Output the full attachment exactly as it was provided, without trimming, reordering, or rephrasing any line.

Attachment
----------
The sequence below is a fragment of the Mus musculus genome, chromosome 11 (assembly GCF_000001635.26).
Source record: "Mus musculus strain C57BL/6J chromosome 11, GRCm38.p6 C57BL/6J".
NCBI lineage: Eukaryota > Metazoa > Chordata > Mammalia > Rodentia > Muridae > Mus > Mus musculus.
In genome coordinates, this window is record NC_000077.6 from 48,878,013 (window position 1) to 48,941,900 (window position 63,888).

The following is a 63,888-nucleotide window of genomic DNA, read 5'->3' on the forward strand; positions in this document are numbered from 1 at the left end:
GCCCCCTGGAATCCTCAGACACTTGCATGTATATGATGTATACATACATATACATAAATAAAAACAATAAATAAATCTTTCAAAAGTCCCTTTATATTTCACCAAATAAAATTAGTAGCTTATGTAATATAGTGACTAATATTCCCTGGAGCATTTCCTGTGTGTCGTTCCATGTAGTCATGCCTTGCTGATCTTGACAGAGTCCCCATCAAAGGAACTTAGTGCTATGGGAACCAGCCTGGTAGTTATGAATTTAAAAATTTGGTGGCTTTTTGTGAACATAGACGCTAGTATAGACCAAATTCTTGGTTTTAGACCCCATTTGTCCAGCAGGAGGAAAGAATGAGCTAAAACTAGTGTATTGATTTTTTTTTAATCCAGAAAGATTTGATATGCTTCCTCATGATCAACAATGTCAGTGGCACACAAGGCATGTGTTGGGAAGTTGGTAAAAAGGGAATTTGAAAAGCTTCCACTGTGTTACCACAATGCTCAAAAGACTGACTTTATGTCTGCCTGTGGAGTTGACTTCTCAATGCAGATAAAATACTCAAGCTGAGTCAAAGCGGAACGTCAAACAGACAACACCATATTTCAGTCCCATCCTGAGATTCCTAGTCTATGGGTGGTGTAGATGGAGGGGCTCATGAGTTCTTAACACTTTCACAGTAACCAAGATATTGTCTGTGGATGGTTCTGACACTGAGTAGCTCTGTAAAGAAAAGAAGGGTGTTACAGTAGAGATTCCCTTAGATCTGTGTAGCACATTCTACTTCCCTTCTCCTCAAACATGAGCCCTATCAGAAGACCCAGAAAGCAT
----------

The sequence below is a fragment of the Mus musculus genome, chromosome 11 (assembly GCF_000001635.26).
Source record: "Mus musculus strain C57BL/6J chromosome 11, GRCm38.p6 C57BL/6J".
NCBI lineage: Eukaryota > Metazoa > Chordata > Mammalia > Rodentia > Muridae > Mus > Mus musculus.
In genome coordinates, this window is record NC_000077.6 from 48,878,013 (window position 1) to 48,941,900 (window position 63,888).

The following is a 63,888-nucleotide window of genomic DNA, read 5'->3' on the forward strand; positions in this document are numbered from 1 at the left end:
GCCCCCTGGAATCCTCAGACACTTGCATGTATATGATGTATACATACATATACATAAATAAAAACAATAAATAAATCTTTCAAAAGTCCCTTTATATTTCACCAAATAAAATTAGTAGCTTATGTAATATAGTGACTAATATTCCCTGGAGCATTTCCTGTGTGTCGTTCCATGTAGTCATGCCTTGCTGATCTTGACAGAGTCCCCATCAAAGGAACTTAGTGCTATGGGAACCAGCCTGGTAGTTATGAATTTAAAAATTTGGTGGCTTTTTGTGAACATAGACGCTAGTATAGACCAAATTCTTGGTTTTAGACCCCATTTGTCCAGCAGGAGGAAAGAATGAGCTAAAACTAGTGTATTGATTTTTTTTTAATCCAGAAAGATTTGATATGCTTCCTCATGATCAACAATGTCAGTGGCACACAAGGCATGTGTTGGGAAGTTGGTAAAAAGGGAATTTGAAAAGCTTCCACTGTGTTACCACAATGCTCAAAAGACTGACTTTATGTCTGCCTGTGGAGTTGACTTCTCAATGCAGATAAAATACTCAAGCTGAGTCAAAGCGGAACGTCAAACAGACAACACCATATTTCAGTCCCATCCTGAGATTCCTAGTCTATGGGTGGTGTAGATGGAGGGGCTCATGAGTTCTTAACACTTTCACAGTAACCAAGATATTGTCTGTGGATGGTTCTGACACTGAGTAGCTCTGTAAAGAAAAGAAGGGTGTTACAGTAGAGATTCCCTTAGATCTGTGTAGCACATTCTACTTCCCTTCTCCTCAAACATGAGCCCTATCAGAAGACCCAGAAAGCAT